Coding for journalists - an evolving reading list

Investigative data journalist Leila Haddou joined us in #datalockdown to deliver a lecture to data and investigative journalism students from City, University of London, Birmingham City University, and De Montfort University on April 30.

One point that came up during the session is that a lot of coding resources are not aimed at journalists. So, I thought I’d start pulling together a list of sources and some thoughts about them.

The initial version of this post will be biased towards R, as that is what I tend to work in. I’ll add Python and other resources as I go along.

Also, it doesn’t matter if you call it coding, programming or any of the other terms - I’m going to assume that we are talking about the data journalism workflow (acquiring, cleaning, analysing and displaying and equivalents) rather than building apps or websites.

Want to add anything? Tweet @glynmottershead with the hashtag #codereadinglist.

Cross language

Datacamp has a lot of materials to support training, you can pay for an account or if you are an educator it is possible for you to register your class for educational access. It’s really useful but one thing to point out is it is aimed at data scientists rather than journalists. This can mean that some of the exercises may not seem obvious at first, but stick with it.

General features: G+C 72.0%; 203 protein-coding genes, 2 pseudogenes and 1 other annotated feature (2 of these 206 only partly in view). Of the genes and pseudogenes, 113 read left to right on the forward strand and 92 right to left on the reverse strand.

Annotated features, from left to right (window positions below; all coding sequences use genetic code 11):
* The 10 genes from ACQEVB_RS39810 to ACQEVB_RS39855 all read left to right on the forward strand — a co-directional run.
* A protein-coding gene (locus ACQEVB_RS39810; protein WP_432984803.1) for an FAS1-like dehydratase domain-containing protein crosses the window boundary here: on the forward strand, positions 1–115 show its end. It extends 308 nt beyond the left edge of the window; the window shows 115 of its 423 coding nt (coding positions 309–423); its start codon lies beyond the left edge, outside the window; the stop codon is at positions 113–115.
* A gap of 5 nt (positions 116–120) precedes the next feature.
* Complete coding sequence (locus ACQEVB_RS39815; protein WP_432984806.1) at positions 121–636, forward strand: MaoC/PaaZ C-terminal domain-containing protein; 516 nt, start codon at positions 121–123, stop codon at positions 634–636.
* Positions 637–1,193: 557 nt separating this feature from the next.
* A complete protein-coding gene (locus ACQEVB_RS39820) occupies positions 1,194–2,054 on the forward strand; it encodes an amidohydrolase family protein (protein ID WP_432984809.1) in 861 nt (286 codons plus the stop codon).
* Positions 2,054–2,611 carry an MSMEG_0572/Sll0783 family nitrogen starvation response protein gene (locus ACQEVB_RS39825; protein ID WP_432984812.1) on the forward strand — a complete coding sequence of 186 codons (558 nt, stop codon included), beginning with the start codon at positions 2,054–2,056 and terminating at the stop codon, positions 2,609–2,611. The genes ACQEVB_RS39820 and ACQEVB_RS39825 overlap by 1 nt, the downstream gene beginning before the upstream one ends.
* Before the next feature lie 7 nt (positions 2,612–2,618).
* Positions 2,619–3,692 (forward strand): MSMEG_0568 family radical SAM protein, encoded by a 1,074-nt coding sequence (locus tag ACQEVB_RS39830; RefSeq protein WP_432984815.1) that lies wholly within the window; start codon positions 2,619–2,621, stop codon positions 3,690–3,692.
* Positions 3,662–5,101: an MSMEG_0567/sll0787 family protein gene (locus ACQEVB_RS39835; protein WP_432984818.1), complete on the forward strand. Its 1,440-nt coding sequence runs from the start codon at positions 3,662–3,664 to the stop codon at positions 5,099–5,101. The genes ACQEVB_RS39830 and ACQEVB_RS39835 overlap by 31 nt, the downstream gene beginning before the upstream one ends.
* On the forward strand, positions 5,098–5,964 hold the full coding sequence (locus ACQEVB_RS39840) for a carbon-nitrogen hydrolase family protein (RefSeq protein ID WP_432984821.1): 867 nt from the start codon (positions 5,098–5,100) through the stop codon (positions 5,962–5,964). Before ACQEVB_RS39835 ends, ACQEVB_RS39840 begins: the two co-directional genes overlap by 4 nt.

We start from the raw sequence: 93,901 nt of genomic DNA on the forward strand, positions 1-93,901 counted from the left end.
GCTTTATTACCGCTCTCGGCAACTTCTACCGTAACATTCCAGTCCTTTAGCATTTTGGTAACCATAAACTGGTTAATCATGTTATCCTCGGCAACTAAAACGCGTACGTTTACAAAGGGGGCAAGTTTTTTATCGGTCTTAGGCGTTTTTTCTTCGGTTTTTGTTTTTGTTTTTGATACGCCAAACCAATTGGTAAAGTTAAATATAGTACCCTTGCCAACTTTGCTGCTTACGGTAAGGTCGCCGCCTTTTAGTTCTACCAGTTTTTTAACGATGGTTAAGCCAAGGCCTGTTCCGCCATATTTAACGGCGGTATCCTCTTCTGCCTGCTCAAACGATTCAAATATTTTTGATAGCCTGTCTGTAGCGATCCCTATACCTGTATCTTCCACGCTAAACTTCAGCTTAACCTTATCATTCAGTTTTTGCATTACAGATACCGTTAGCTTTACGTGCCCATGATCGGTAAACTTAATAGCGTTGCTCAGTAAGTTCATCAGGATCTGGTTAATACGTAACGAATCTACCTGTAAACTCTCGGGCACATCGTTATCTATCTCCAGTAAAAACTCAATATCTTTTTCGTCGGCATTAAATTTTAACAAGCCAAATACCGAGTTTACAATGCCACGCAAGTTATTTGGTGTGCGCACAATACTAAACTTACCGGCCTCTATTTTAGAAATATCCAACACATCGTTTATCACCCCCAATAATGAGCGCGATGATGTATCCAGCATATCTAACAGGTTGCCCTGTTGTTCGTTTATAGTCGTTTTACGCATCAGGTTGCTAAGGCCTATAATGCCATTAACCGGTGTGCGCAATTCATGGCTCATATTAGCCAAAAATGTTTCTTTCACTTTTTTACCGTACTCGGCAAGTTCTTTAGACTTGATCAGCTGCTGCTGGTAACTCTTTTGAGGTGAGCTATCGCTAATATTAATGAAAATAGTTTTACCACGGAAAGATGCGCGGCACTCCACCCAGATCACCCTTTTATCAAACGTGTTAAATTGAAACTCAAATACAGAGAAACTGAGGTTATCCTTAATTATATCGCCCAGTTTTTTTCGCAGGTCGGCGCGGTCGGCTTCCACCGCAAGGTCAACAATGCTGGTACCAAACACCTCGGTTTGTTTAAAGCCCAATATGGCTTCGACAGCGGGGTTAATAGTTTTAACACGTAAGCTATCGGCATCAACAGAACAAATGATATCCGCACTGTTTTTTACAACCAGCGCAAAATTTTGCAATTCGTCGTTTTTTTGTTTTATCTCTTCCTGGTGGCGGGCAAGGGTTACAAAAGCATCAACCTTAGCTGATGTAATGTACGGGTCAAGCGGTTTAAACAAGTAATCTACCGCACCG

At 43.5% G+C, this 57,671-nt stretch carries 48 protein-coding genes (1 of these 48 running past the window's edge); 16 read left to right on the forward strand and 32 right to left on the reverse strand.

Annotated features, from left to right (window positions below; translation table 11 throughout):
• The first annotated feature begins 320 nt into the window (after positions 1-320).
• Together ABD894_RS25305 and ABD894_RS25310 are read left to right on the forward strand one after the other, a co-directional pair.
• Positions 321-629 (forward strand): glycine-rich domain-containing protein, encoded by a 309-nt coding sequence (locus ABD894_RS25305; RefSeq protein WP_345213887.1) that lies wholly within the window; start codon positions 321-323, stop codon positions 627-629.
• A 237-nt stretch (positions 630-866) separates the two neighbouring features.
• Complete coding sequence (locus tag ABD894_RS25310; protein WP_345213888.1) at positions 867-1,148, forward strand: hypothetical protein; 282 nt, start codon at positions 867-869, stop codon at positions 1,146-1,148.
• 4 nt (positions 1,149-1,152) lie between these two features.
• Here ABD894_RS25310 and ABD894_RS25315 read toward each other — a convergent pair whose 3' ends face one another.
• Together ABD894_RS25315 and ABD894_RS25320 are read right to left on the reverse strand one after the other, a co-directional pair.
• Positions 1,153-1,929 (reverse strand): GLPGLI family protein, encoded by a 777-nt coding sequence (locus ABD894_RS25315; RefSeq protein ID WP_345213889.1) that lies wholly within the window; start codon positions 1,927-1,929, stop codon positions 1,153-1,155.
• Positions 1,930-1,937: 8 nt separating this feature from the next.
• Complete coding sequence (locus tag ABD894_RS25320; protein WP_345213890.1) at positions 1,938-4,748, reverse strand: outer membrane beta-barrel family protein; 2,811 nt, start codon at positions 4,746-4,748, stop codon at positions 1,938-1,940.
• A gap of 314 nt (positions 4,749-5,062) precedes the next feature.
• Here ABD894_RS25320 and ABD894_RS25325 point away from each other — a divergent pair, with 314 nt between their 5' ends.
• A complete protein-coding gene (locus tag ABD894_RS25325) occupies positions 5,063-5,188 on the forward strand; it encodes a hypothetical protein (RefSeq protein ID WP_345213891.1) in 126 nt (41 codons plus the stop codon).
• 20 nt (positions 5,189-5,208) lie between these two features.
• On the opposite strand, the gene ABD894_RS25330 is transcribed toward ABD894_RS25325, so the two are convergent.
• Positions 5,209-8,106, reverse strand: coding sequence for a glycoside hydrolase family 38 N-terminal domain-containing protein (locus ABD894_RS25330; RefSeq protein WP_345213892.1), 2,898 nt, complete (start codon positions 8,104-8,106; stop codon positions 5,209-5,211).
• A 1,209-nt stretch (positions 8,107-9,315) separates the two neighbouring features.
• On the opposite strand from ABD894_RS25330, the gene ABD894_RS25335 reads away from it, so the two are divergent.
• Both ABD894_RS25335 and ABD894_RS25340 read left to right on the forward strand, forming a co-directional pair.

Any course listed is not necessarily a recommendation.

Intro to R for Journalists at by Andrew Ba Tran of the Wall Street Journal. An excellent suggestion by Paul Bradshaw.


Journocoders is a London group I would recommend attending when lockdown is finished. Leila Haddou is one member of the team behind it. Think friendly group of people, coding, beers/soft drinks and a good supportive atmosphere. I go when I can and really enjoy it.

R Programming



  • I’m going to add my site here as the tutorial section is growing over time, and is focused on coding in R for journalists

Python programming

  • Automate the boring stuff is a Python book aimed at “practical programming for absolute beginners” - a recommendation from Mindy McAdams. There’s also a course on Udemy, the price seems to fluctuate quite a bit so keep an eye out.
  • First Python Notebook - a step-by-step guide to analyzing data with Python and the Jupyter notebook. Suggested by Paul Bradshaw.

Data visualisation

Nathan Yau’s site [Flowingdata] ( has tutorials and a subscription/membership option. I’ve done this in the past and found it really helpful.

Other tools and languages

Although I point out this list isn’t about web dev - if you want to understand web scraping then an understanding of web page structure is important, so I recommend w3 schools as one starting point.

Glyn Mottershead
Glyn Mottershead
Senior Lecturer

I have a keen interest in data journalism and developer/journalism. Human computer interaction and journalistic innovation are also areas of research and teaching practise.